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Chinese Journalists Allowed into Taiwan But Red Cross Officials Barred

August 12, 1991

TAIPEI, Taiwan (AP) _ Two mainland Chinese journalists arrived in Taiwan today in the first such visit since 1949. But Taiwanese authorities barred two Chinese Red Cross officials from the trip in a last-minute dispute.

The Chinese journalists are to cover the trial of seven Chinese fishermen accused of piracy, who could face the death penalty. The barred Red Cross officials had hoped to look into the case.

The flap comes at a time when ties between China and Taiwan have been slowly improving. In past months, the Nationalist government has tried to ease tensions with China.

Although the Nationalist government still refuses to have official contacts with Beijing, it recently recognized the Communist government as a political entity and has asked China to end its policy of isolating Taiwan diplomatically.

China continues to consider Taiwan as a breakaway province and has blocked its efforts to enter international organizations.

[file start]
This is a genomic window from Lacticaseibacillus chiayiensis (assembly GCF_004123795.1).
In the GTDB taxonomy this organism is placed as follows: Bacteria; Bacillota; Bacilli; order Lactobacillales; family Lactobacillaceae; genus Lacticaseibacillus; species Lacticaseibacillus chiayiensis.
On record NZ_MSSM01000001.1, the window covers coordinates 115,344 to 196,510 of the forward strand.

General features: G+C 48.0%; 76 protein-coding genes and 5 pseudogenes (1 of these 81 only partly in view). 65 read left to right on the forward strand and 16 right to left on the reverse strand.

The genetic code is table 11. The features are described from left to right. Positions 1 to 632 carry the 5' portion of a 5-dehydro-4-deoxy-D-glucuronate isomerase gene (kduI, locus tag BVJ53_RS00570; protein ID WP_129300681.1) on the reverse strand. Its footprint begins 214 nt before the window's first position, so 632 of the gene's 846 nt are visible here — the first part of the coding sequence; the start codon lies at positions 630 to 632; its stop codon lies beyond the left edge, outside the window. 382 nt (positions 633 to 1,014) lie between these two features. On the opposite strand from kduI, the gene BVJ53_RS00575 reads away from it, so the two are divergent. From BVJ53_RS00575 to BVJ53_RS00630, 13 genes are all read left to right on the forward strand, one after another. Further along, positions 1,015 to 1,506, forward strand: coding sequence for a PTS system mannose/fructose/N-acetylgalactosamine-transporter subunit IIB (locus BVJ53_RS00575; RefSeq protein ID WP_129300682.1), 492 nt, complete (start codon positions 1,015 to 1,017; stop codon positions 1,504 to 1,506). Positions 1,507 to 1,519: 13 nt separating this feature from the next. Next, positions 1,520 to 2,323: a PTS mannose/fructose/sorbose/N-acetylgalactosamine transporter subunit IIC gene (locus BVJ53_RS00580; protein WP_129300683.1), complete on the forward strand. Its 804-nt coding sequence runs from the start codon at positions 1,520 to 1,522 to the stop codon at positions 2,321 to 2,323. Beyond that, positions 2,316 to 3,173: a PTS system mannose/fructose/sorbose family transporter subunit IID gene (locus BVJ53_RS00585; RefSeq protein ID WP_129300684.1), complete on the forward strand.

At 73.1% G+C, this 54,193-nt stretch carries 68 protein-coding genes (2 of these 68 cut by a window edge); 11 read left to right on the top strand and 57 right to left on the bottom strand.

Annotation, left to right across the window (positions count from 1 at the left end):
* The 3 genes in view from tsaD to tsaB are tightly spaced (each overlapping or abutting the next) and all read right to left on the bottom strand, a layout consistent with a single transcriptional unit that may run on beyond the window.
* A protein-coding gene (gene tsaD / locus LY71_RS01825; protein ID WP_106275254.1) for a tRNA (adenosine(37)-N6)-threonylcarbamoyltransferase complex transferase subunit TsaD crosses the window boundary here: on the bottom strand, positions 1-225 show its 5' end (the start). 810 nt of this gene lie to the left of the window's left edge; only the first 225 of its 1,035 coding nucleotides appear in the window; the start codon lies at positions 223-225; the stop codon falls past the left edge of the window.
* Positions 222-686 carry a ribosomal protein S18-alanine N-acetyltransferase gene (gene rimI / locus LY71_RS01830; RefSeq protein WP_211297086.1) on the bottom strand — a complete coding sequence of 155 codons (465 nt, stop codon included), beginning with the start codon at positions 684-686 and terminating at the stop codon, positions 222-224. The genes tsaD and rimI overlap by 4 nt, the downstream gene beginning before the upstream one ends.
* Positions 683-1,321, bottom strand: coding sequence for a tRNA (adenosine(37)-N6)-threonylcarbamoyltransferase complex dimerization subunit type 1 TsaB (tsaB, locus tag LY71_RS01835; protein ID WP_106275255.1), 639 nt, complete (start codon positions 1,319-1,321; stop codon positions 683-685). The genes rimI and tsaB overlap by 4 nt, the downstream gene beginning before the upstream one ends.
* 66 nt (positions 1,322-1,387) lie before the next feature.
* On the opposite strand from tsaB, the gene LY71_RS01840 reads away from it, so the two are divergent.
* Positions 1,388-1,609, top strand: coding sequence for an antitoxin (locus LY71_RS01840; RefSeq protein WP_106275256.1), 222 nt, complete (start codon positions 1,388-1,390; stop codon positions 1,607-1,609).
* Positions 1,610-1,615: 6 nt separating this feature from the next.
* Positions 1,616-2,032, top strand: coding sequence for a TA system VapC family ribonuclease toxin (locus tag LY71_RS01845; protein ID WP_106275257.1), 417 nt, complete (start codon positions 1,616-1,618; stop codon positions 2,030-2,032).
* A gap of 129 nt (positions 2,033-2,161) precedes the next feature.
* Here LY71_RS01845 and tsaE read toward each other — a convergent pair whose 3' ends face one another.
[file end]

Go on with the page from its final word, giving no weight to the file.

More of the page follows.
However, it says it is ready to conduct direct trade with Taiwan. The Taiwanese government still refuses the offer.

At Hong Kong’s airport, the Red Cross officials said they believed Taiwan’s barring of the two Chinese officials would have ″a negative influence″ on exchanges between the two sides.

The seven Chinese fishermen have been detained since July 21 on charges of kidnapping and piracy, for which the maximum penalty is death. They say they were only trying to get compensation after a Taiwanese boat sliced through their fishing net.

Chinese officials have demanded that Taiwan release the fisherman. Taiwan sanctioned the visit by the Chinese journalists and Red Cross officials last week, but says it willl not negotiate over the trial or the return of the fishermen.

This morning, Taiwan revoked the travel permit for Chinese Red Cross deputy secretary-general Qu Zhe and Red Cross deputy director Zhuang Zhongzi, saying they had challenged the Nationalist government’s authority over the suspects.

″This was a misunderstanding on the open seas, not a crime,″ Qu said at the Hong Kong news conference. ″Our goal was to achieve an agreement and bring the fishermen home.″

The two Chinese journalists will cover the fishermen’s trial, scheduled to begin Wednesday.

″We’re happy to be here,″ Fan Liqing, 36, of the Xinhua News Agency, and Guo Weifeng, 34, of the China News Agency, told more than 100 Taiwanese reporters upon their arrival at the Taipei International Airport.

China has refused to take back 11 other members of the Chinese fishing crew, who were found innocent last week. It said all 18 should be returned together.

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